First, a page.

The UniFrac-based PCoA also revealed that the forearm skin bacterial assemblages from the Amerindians fell into two distinct clusters (along PC2) with roughly equal numbers of subjects in each group; this pattern was especially evident in the weighted UniFrac analysis, suggesting differentiation based on the relative abundances of particular taxa between the two groups, and consistent with the UPGMA analysis (Figure 1). On average, samples from Amerindian Cluster A had significantly higher proportions of the genus Staphylococcus compared with samples from Amerindian Cluster B and from the US subjects (50% in A, 6.9% in B, 5.5% in NY, 4.4% in CO; ANOVA with correction for multiple comparison P<0.001). This result was driven primarily by two OTUs, whose representative sequences were confirmed by BLAST to be 100% identical to S. epidermidis (35%) and S. hominis (12%). Indeed, every subject in Amerindian Cluster A had a relative abundance of the genus Staphylococcus >30%; this is consistent with the Firmicutes dominance observed in Figure 1b. Conversely, samples from the Amerindian Cluster B were far less dominated by a single genus such as Propionibacterium or Staphylococcus, and were instead characterized by a broad diversity of Proteobacteria, with the most abundant being OTUs classified as Pseudomonas (4.7%), Xanthomonadaceae (3.4%) and Methylophilus (2.7%). As such, overall diversity and evenness also were significantly higher in Cluster B than in the Staphylococcus-dominated Cluster A. The clustering was robust by location at sampling levels of 400 sequences per sample to 100 sequences per sample (Supplemental Figure 1). However, there was no effect on the clustering seen that could be attributed to subject gender (Supplemental Figure 2A), age (Supplemental Figure 2B) or body mass index (Supplemental Figure 2C).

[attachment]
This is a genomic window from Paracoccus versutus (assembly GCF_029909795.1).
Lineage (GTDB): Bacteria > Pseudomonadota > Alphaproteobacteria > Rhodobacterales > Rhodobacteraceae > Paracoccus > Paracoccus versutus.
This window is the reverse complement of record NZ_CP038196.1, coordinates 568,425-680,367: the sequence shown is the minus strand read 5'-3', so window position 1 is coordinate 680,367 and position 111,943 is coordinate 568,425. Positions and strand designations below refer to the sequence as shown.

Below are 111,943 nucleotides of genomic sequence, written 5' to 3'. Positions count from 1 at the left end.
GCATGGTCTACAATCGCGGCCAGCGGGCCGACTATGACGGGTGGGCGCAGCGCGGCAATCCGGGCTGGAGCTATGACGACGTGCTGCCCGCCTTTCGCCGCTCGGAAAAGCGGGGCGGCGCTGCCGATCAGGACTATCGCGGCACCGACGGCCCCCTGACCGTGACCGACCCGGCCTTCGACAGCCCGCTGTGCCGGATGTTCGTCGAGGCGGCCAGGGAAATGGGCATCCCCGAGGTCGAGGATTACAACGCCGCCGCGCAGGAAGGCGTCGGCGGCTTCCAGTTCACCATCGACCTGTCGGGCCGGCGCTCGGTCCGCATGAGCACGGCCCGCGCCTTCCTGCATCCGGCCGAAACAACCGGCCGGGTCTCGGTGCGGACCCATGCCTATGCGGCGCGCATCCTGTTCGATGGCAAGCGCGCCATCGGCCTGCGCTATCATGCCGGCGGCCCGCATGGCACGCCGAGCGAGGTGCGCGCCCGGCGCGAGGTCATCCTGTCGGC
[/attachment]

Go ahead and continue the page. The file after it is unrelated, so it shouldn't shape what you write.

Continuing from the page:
Pairwise UniFrac distances
We next used the weighted UniFrac metric to examine pairwise distances between the samples according to their origin and cluster. At the country level (Figure 3a), the smallest pairwise differences were observed for the Amerindian samples from Venezuela (VZ); intragroup distances for the US samples were significantly greater (P<0.001) than for the VZ samples. The intergroup distance between the Venezuelan and US specimens was significantly greater (P<0.001) compared with both of the intragroup distances (VZ–VZ and US–US).
Expanding the analysis, the lowest intragroup distances were within Venezuelan (Amerindian) Cluster A, followed by the Venezuelan Cluster B (Figure 3b). The mean pairwise distances between Clusters A and B were similar to that observed within the group of US subjects. Not surprisingly, the greatest (P<0.001) pairwise distances were between Cluster A and the US sample, and between Cluster B and the US sample; these two metrics were essentially equivalent (Figure 3b). By PERMANOVA, in all pairwise comparisons, inter-cluster distances were significantly larger than intra-cluster distances. We also separated the US subjects into those from Colorado and New York. The distances between Colorado and New York were significantly lower than those for either group with either of the Venezuelan groups A and B (Supplemental Figure 3).
Effect of taxon dominance on the observed clustering
In total, 14 taxa with representation>1% in the entire sample (common taxa) constituted 49.4% of the sequences. Another 113 taxa, with representation between 0.1% and 1.0% (intermediate taxa), constituted 29.6% of the sequences, and 1021 taxa with <0.1% representation (rare taxa) constituted 20.9% of the sequences. We examined whether the clustering that was observed primarily reflected clustering of the common (>1%), intermediate (0.1–1.0%) and/or rare (<0.1%) taxa. We used weighted (Figures 4a–c) and unweighted (Figures 4d–f) UniFrac analyses with PCoA representations to address this question. Because the numbers of sequences diminish with this stratification, we examined specimens with >100 sequences for each group. In each bin, whether weighted or not, the phylogenetic clustering observed in the total sample is present. Thus, the differences in US and Amerindian assemblages, including the A and B Clusters, are essentially uniform, involving taxa that are common, intermediate and rare. This consistency highlights the robustness of the differences observed between the US and Amerindian populations, and also indicates that the primary differences are not due to the different DNA extraction procedure used in the Colorado samples and the others. Procrustes analyses compared the original beta-diversity results vs the common, medium and rare abundance OTUs (Supplemental Figure 4). Monte Carlo P values were significant (P<0.001) for all comparisons using 1000 replicates. The split between USA and Amerindian holds at all levels, but the separation between Amerindian Clusters A and B only is notable using the common OTUs.